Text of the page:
On March the 31st, the Italian Data Protection Authority (Garante, “the Italian DPA”) issued a decision targeting OpenAI’s ChatGPT service, mandating a temporary ban on processing personal data from Italian residents. On the 12th of April OpenAI was given a deadline until April the 30th to comply with several data protection and privacy requirements. The Italian ban on ChatGPT raises critical regulatory questions concerning Large Language Models (LLM), Artificial Intelligence (AI), potential privacy and data protection risks on LLMs, and how different authorities will enforce “old” laws, such as the GDPR, and potentially further regulate similar concerns amidst the ongoing AI-wave. On the 13th of April, the European Data Protection Board (EDPB) created a ChatGPT task force to investigate some of these concerns.
Interest in AI has reached new heights after the recent breakthrough of large-scale LLM based AI such as ChatGPT. These AI services have gone through machine learning on vast amounts of internet data and can in some scenarios both beat and trick humans at general tasks. The AI-service “ChatGPT” created by the US based company OpenAI, has for instance the ability to comprehend context, generate coherent responses, write functioning computer code and is not only able to “pass the bar” to become a lawyer, but also performs better than the average law student on several different bar examinations.
However, ChatGPT has not entered the market without controversy. On the 22nd of March, one of the early founders of OpenAI in an open letter with other prominent AI-founders called to “… immediately pause for at least 6 months the training of AI systems more powerful than GPT-4”. Furthermore, the letter warns that AI systems with human-competitive intelligence can pose profound risks to society and humanity.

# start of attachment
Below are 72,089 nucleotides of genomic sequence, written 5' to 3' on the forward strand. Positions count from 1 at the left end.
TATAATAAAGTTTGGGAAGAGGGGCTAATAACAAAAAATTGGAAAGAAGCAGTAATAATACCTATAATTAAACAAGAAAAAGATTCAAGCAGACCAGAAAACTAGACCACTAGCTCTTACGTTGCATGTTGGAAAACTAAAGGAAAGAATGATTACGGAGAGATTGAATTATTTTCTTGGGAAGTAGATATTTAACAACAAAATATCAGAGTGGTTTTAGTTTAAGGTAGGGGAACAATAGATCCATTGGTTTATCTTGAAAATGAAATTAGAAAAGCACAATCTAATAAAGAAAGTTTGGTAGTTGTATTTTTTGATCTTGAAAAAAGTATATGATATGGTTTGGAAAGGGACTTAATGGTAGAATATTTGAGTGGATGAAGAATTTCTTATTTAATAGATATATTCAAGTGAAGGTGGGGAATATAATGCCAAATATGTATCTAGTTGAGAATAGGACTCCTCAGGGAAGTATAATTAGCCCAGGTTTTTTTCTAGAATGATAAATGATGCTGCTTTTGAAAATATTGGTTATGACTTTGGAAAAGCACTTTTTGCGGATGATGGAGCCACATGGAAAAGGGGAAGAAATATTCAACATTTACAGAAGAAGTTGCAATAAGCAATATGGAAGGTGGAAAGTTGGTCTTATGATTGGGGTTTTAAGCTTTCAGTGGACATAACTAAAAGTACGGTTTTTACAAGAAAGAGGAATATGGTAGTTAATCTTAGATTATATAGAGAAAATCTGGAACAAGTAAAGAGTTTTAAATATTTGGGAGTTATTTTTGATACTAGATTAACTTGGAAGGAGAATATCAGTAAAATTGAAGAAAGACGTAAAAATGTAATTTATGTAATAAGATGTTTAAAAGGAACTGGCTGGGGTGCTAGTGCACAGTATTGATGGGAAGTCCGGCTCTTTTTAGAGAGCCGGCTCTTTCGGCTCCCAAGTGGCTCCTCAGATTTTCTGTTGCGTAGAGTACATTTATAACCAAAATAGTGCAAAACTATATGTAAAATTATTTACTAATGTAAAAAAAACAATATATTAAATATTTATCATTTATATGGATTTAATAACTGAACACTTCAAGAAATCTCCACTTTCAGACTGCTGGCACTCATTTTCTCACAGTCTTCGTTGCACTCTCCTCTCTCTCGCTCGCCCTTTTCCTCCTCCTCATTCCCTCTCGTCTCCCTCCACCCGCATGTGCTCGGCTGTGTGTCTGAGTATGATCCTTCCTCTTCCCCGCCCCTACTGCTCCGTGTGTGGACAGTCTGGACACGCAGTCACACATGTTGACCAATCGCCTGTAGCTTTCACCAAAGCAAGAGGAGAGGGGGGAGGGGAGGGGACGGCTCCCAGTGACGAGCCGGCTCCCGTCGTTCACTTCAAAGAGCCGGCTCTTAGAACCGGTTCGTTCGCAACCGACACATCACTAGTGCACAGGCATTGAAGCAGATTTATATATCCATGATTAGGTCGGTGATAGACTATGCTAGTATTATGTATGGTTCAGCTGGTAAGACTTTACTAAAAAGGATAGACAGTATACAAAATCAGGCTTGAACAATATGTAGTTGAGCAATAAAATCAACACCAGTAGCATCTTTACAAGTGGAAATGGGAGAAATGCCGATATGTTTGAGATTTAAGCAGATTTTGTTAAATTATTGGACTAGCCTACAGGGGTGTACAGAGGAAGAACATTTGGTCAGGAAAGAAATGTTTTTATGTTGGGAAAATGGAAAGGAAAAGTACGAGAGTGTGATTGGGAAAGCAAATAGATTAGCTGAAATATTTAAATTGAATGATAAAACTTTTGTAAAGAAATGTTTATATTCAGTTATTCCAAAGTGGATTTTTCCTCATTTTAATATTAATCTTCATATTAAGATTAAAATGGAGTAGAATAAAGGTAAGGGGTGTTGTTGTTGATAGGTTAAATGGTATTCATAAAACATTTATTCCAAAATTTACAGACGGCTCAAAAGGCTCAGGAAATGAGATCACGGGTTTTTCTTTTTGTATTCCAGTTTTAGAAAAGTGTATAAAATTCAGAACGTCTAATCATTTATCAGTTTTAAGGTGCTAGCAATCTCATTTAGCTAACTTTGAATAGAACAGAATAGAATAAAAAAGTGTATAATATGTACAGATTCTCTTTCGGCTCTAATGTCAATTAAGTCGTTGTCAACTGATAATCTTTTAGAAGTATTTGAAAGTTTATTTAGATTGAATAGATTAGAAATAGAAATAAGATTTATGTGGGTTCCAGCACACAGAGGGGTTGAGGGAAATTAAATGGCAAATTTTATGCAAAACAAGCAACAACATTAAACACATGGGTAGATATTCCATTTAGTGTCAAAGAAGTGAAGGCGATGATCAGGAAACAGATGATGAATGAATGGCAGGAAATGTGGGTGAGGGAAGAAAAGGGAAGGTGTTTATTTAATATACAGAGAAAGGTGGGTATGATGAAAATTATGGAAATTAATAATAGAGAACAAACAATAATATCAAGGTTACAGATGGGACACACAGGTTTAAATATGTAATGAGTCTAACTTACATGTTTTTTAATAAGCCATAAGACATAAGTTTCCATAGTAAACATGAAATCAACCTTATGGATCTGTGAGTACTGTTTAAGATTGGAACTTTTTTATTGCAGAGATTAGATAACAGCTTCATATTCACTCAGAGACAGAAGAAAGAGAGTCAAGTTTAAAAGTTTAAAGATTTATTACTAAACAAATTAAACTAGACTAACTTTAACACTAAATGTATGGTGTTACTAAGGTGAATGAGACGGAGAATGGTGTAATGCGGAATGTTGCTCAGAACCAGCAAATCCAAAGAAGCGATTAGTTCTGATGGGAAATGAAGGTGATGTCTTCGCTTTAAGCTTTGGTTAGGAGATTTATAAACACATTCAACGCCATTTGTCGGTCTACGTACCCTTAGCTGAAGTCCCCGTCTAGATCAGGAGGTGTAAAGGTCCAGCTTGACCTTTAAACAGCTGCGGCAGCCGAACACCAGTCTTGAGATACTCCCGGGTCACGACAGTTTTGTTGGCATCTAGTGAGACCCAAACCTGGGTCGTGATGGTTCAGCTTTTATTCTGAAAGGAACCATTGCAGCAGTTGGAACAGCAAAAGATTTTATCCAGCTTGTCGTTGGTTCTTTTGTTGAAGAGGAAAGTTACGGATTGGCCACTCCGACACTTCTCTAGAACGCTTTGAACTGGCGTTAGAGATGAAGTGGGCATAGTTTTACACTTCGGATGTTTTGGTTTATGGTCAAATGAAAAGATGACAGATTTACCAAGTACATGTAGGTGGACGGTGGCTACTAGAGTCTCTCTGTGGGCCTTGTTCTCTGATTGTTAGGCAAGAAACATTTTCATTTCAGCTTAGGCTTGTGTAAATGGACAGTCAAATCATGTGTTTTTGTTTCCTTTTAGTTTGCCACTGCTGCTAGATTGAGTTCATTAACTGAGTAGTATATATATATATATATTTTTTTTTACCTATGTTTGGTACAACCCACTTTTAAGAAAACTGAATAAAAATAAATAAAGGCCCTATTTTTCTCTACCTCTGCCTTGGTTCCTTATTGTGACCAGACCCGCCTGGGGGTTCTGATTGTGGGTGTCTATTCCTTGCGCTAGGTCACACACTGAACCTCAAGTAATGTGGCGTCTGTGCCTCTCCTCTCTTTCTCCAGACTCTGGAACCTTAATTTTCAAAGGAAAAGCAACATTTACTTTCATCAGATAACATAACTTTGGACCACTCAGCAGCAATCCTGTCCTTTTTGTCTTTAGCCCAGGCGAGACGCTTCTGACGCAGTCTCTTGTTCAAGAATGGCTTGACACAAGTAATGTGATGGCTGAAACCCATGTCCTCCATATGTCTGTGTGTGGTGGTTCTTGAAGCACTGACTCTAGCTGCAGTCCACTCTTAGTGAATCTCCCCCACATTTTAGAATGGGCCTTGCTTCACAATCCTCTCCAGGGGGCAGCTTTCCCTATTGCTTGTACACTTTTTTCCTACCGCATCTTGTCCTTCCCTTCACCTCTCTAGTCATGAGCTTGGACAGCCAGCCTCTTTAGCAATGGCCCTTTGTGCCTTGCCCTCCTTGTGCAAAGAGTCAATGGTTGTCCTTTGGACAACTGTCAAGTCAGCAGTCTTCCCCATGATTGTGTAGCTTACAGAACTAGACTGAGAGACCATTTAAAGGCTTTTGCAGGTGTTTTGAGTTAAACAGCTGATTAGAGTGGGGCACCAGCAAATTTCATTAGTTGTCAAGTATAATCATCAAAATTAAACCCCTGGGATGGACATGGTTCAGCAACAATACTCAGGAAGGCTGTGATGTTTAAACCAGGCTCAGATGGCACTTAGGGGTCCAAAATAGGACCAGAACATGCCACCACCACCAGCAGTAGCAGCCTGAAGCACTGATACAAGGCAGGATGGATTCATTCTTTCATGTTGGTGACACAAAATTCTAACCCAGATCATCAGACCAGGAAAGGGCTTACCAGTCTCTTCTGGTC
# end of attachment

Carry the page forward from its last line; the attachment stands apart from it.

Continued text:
Other concerns have also been raised, such as how personal data is processed in these systems and the potential risk of exposing such services to children. So, on the 30th of April the Italian DPA imposed a temporary ban on the processing of personal data of Italian residents in ChatGPT, thusmaking the service unavailable to Italian residents. This decision came only a few days after the letter signed by Elon Musk and others calling for a pause in AI-development, and which also stated that AI labs should have regulatory oversight and be audited by independent experts. Furthermore, the letter calls for AI developers to work with policy makers to dramatically accelerate development of robust AI governance system. The Italian DPA did not reference this open letter, but they acknowledged “numerous media interventions regarding the functioning of the ChatGPT service” as a reason for the ban.